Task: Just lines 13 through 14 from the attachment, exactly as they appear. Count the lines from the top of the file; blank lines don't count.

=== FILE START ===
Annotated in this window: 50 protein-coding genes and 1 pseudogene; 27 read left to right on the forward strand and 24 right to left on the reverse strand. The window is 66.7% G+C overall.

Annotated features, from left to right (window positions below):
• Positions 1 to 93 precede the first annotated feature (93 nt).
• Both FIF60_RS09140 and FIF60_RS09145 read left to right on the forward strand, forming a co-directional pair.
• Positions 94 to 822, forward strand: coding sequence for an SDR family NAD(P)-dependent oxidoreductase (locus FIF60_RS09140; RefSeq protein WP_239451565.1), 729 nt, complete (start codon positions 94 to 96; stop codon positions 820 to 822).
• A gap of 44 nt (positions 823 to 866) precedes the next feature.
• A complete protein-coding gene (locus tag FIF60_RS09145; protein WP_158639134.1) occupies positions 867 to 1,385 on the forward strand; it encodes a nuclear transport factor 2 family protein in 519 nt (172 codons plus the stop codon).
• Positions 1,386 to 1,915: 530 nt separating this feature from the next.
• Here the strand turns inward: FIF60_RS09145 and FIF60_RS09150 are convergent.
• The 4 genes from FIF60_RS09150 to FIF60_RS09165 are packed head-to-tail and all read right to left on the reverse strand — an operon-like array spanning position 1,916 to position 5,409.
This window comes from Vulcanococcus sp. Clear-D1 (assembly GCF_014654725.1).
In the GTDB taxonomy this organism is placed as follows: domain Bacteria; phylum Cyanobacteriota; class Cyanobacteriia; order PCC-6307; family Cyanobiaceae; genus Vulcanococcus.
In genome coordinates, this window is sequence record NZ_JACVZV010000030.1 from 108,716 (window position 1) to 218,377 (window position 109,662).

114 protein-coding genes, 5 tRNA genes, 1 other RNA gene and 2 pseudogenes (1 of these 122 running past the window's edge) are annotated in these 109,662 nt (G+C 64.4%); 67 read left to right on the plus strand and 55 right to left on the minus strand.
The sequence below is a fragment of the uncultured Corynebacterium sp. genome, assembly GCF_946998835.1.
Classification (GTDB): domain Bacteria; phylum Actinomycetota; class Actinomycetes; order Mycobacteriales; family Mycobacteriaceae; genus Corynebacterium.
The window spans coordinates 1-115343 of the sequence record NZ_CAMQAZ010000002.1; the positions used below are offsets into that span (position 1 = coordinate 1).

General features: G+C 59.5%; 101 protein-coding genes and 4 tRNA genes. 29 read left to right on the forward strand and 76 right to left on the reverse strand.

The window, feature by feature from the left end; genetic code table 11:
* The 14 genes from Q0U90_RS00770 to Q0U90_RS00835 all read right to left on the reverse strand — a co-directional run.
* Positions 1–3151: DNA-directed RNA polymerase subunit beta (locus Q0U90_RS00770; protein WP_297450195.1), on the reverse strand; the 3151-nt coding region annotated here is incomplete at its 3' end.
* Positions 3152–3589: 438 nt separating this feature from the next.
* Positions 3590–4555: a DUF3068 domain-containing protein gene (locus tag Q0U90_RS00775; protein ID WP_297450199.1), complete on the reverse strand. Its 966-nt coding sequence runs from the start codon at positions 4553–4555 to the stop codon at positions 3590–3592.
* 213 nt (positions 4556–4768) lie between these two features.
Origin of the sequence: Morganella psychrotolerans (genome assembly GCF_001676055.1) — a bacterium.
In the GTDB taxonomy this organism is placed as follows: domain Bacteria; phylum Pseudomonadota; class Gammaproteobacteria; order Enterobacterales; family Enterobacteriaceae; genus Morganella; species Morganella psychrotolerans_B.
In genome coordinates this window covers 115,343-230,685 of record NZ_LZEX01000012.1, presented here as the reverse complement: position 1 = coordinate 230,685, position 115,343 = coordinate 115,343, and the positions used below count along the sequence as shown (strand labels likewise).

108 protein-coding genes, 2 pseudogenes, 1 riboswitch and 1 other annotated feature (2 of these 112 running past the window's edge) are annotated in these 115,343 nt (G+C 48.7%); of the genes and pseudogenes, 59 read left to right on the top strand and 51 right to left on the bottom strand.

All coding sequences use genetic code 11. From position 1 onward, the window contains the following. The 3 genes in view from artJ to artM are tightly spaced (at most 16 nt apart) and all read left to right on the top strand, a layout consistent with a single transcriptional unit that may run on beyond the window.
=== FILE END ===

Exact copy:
In genome coordinates, this window is sequence record NZ_JACVZV010000030.1 from 108,716 (window position 1) to 218,377 (window position 109,662).

114 protein-coding genes, 5 tRNA genes, 1 other RNA gene and 2 pseudogenes (1 of these 122 running past the window's edge) are annotated in these 109,662 nt (G+C 64.4%); 67 read left to right on the plus strand and 55 right to left on the minus strand.